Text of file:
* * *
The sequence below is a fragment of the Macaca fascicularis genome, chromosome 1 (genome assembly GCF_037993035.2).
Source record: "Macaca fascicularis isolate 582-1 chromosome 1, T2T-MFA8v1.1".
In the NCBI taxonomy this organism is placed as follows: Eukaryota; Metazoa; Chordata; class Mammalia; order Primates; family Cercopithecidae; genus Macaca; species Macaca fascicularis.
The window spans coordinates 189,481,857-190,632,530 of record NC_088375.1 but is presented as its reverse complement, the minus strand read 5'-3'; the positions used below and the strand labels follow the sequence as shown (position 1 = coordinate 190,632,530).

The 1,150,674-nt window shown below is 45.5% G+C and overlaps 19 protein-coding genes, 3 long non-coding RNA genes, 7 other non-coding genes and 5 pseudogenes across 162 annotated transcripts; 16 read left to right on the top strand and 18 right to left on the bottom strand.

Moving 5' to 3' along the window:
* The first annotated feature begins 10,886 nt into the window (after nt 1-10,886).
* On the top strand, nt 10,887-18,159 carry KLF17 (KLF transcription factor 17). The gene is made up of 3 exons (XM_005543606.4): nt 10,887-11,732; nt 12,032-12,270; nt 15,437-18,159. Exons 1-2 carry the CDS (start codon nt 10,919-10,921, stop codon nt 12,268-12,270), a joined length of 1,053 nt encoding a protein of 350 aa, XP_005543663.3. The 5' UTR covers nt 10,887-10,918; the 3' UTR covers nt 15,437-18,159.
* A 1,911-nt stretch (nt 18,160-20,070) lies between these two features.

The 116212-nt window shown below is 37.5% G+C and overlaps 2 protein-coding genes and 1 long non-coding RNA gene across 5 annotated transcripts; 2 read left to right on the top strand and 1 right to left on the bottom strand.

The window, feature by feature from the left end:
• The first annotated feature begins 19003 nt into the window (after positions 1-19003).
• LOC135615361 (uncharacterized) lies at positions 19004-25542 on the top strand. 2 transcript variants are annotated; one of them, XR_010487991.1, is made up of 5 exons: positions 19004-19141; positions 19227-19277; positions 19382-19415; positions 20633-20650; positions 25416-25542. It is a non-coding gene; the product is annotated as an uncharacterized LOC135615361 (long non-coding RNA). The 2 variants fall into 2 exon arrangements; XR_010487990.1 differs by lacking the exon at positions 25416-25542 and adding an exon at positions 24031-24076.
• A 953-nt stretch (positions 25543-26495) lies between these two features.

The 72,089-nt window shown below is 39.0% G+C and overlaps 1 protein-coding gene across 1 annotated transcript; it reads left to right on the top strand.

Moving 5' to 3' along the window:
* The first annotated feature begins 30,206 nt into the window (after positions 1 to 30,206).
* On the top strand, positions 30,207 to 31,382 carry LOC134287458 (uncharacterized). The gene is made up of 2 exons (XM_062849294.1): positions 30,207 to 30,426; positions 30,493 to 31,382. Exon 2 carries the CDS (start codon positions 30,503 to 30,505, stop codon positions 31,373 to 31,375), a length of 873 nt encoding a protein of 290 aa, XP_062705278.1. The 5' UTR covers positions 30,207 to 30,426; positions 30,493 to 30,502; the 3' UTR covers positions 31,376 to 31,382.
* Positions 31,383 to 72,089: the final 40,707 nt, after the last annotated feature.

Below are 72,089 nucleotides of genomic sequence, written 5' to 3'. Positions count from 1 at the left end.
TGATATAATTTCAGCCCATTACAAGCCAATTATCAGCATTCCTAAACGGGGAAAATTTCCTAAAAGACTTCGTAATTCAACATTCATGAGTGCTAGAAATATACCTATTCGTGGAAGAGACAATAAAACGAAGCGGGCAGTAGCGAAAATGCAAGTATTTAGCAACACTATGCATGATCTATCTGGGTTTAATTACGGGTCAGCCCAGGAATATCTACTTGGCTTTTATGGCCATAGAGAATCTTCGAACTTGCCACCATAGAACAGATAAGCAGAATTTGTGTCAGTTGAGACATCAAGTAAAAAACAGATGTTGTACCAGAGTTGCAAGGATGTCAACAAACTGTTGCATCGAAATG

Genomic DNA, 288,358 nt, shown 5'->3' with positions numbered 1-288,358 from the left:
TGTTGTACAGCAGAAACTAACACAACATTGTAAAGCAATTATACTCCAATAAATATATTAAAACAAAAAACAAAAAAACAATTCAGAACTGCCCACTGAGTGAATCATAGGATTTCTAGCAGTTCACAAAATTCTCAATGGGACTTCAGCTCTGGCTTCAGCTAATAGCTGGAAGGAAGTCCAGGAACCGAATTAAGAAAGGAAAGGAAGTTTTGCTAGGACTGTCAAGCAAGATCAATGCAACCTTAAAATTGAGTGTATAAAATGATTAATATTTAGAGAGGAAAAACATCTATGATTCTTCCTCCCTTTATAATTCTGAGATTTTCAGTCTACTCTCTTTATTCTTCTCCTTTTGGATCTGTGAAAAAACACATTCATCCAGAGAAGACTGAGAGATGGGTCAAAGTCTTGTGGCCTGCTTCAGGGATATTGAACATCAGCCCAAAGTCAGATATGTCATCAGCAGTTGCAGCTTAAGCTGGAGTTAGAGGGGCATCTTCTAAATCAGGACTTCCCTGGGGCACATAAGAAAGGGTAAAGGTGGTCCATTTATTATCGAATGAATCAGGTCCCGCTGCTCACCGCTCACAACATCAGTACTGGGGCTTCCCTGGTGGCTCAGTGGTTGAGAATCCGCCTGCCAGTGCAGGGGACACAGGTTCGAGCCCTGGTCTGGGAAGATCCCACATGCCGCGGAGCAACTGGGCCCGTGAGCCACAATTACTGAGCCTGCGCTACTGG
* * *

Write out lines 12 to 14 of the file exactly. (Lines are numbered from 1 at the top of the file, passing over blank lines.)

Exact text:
• The first annotated feature begins 19003 nt into the window (after positions 1-19003).
• LOC135615361 (uncharacterized) lies at positions 19004-25542 on the top strand. 2 transcript variants are annotated; one of them, XR_010487991.1, is made up of 5 exons: positions 19004-19141; positions 19227-19277; positions 19382-19415; positions 20633-20650; positions 25416-25542. It is a non-coding gene; the product is annotated as an uncharacterized LOC135615361 (long non-coding RNA). The 2 variants fall into 2 exon arrangements; XR_010487990.1 differs by lacking the exon at positions 25416-25542 and adding an exon at positions 24031-24076.
• A 953-nt stretch (positions 25543-26495) lies between these two features.